“The Grace of Telling the Whole Story”

October 21, 2018 | II Samuel 11 & 12 (abridged) 

A Jewish rabbi once said “this story about David was included in the Scriptures to make the point that even the most moral of persons can fall, the most powerful people have weaknesses, and no one, not even David, is perfect.”  This is an R-rated story about a great and powerful king’s wrongdoing and weak will.  But it is also a story about a good man’s self-deception.  When all is said and done, David thinks he has gotten away with it.

Let’s unpack this story a bit.  David orders that Bathsheba be brought to him, and given the fact of his power as king, and the context of patriarchy in which this story takes place, I think it unlikely that Bathsheba comes as a consenting adult eager for a love affair.  King David doesn’t even know who she is.  And although there is a long history of interpretation that paints Bathsheba as a seductress who was bathing on her roof in hopes that the King would see her and be enticed, that is not the story.  She is apparently bathing in her house and he is spying on her from his roof.  She is brought to him, he has sex with her, and he sends her home.   When word comes that she is pregnant, David ultimately conspires to have her husband killed in order to cover everything up.  When the messenger brings word of Uriah’s death, David’s response is calloused and dismissive:  “Do not let this matter trouble you, for the sword devours now one, and now another.”  Such is life.  Oh, well.   As the rabbi says, “even the most moral of persons can fall.”  David is described in Scripture as “a man after God’s own heart.  He is one of the good ones, but nobody’s perfect.  Everyone has weaknesses.  Everyone misses the mark.  Sometimes egregiously.  Sometimes only slightly.  We all know this.  And, I don’t know about you, but stories like this can leaving me feeling pretty good about myself.  I’m not that bad.

In the end, though, the deeper issue in David’s story is that he thinks that he has gotten away with it.  He is self-deceived, and happily so.  He takes Bathsheba as his wife and is ready to move on. But then Nathan, the prophet, dispatched by God, shows up with this little story about the rich man who steals and slaughters the poor man’s beloved sheep rather than take one of his own flock.  Before he became king and a rich man, David was a shepherd, and a good one.  He was brave and tender.  While tending his flock, he sang to them and played his harp. Maybe he had named all his sheep.  Maybe the little lambs curled up in his lap.  Maybe they were like children to him.  This is the right story to tell King David.  It touches his heart.  In his response it is clear that he knows right from wrong.  He feels compassion for both the lamb and the poor man, and he feels moral indignation over what the rich man has done.  “He deserves to die and must repay the poor man with four lambs,” shouts David.   “You are the man,” whispers Nathan.  Bingo.  It is sometimes easier to see another persons faults than it is to see our own.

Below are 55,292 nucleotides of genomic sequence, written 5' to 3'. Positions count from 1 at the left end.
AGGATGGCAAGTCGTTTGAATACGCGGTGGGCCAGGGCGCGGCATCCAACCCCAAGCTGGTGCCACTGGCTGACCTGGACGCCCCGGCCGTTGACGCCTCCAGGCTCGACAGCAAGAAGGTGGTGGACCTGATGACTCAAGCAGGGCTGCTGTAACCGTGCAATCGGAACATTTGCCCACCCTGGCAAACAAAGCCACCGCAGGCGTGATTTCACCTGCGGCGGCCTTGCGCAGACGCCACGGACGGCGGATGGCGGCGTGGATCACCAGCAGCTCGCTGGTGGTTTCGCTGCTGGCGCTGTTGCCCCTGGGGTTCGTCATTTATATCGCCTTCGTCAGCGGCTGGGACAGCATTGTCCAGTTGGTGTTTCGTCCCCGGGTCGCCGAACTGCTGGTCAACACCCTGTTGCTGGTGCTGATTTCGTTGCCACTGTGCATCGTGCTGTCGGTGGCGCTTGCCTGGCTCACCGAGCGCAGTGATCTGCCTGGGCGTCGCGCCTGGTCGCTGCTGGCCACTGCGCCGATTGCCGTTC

Psychologists tell us, every person is driven to self-deceive, simply to avoid the discomfort of the truth about ourselves.  Self-deception is one of our handiest ego defenses.  We are tempted to hide from the truth of the things we do that hurt others, or hurt ourselves.  We are good at justifying our words, our actions, our outbursts, our harsh judgments, even our apathy in the face of another person’s needs.   “I’m just feeling really tired, I’ve had a horrible day.”  “You’re being way too sensitive.”  “Well, he was wrong, he deserved what he got from me.”  “I’m just too busy to be with you, or to care about this or that need.”